A warning to the HVAC sector about refrigerant fluids without origin.The Brazilian HVAC – “Heating, Ventilation and Air Conditioning” sector –, registers greater market availability of poor quality refrigerant fluids, because, in Brazil, there is no efficient inspection entry program of these products in the country. Adulterated fluids can bring disastrous consequences for systems such as: low performance, increased energy consumption and even serious damage to the compressor, but mainly they can jeopardize the health safety of professionals. Refrigerant fluid is critical in refrigeration, air conditioning, ventilation and heating systems; it’s the chemical compound that provides cold or heat to equipment, therefore, it needs to have appropriate physical and chemical properties. The professional who follows good refrigeration practices must ensure that it’s compatible with the components, and will work within the pressures and temperatures needed to achieve the desired performance for optimal equipment operation. During system fluid charging very low temperatures occur, which may cause frostbite when in contact with skin. They should always be kept in their original packaging which is made of material appropriate to withstand the product’s pressure, without rupturing.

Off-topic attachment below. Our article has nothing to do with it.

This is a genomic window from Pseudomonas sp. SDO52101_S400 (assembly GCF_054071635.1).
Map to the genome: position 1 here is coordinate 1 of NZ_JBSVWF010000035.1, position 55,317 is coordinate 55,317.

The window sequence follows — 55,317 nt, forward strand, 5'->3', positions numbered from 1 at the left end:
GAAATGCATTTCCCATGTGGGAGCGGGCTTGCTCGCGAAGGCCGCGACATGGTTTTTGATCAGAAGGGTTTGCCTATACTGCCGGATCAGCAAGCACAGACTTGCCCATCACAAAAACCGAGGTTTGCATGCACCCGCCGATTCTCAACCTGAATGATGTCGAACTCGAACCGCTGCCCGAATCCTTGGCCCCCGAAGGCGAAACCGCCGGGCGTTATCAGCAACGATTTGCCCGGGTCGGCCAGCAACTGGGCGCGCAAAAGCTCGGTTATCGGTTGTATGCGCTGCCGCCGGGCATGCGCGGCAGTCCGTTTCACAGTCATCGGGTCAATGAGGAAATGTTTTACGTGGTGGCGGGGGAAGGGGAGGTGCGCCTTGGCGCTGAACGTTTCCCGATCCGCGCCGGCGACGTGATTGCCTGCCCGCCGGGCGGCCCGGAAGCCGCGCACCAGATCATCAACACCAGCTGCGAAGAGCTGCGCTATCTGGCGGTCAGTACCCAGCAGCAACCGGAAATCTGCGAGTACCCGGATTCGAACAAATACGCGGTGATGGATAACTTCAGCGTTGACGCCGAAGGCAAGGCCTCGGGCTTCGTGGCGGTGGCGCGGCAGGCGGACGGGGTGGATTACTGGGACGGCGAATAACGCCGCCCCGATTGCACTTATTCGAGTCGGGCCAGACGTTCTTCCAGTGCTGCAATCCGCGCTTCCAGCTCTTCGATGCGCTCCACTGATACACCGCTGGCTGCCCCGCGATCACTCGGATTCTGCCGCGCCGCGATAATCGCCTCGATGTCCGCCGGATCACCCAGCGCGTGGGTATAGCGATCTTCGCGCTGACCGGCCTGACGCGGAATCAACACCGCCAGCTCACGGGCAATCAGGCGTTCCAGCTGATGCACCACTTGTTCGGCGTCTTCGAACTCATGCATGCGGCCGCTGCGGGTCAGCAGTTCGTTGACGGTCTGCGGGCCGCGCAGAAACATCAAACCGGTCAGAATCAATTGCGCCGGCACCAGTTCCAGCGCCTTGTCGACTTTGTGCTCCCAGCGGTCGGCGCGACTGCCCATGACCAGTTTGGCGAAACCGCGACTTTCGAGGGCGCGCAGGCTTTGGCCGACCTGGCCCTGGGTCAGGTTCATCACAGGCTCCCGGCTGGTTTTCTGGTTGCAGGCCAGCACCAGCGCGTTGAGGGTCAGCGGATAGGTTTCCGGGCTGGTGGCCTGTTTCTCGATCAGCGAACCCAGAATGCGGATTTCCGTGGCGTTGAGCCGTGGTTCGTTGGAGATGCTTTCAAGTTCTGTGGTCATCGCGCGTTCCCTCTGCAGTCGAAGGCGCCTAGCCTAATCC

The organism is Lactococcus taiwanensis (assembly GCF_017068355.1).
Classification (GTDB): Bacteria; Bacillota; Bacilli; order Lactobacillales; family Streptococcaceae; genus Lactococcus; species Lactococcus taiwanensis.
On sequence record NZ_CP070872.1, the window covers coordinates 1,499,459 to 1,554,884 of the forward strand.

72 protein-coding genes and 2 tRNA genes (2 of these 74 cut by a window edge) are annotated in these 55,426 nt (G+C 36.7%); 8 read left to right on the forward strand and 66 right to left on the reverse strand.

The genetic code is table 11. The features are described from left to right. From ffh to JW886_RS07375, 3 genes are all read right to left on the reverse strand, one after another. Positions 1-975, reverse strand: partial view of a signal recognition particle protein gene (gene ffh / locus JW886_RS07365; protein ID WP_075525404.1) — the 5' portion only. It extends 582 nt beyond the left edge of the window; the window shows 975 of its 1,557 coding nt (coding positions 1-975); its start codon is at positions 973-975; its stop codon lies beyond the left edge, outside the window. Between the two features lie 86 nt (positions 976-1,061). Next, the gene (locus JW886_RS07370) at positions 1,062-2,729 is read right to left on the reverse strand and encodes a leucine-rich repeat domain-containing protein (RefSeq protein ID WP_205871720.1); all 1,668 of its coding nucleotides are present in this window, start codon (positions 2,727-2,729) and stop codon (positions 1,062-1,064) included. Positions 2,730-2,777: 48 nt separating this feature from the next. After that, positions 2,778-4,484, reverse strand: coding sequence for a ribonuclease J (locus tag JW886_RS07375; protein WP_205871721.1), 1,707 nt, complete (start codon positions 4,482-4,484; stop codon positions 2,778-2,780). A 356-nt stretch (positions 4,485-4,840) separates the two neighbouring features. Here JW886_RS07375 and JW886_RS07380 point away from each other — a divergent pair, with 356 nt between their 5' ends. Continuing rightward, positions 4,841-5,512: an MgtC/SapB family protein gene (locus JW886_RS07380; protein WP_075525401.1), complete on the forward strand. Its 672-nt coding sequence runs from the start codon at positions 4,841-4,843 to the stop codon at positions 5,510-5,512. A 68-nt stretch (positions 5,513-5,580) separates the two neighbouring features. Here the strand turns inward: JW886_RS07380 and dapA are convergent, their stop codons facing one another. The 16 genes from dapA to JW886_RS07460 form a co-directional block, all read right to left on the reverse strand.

PURCHASING TIPS At the time of purchase make sure that the product is suitable for its intended application.
The label must contain:
- name or brand;
- origin (domestic or imported);
- corporate name and manufacturer ID number;
- address and telephone number;
- compositional characteristics;
- lot number and net weight.
Check condition of the packaging for leaks or damage to the seal and labels;
Get to know the refrigerant fluid’s origin by evaluating the manufacturer;
Require the Material Safety Data Sheet (MSDS).
GLOBAL REFRIGERANT MANAGEMENT INITIATIVE Refrigerant fluid leakage during equipment maintenance is the largest source of hydrofluorocarbon (HFC) emissions that cause global warming. For this reason three of the world’s leading refrigeration associations: Alliance for Responsible Atmospheric Policy; Air Conditioning, Heating and Refrigeration Institute (AHRI); and the Brazilian Refrigeration, Air Conditioning, Ventilation and Heating Association (ABRAVA), announced in October, in New York, during the General Climate Conference of the United Nations General Secretariat, the creation of the Global Refrigerant Management Initiative. This initiative aims to educate the industry’s global supply chain on ways to improve refrigerant management and reduce leaks and emissions during services. Read more here.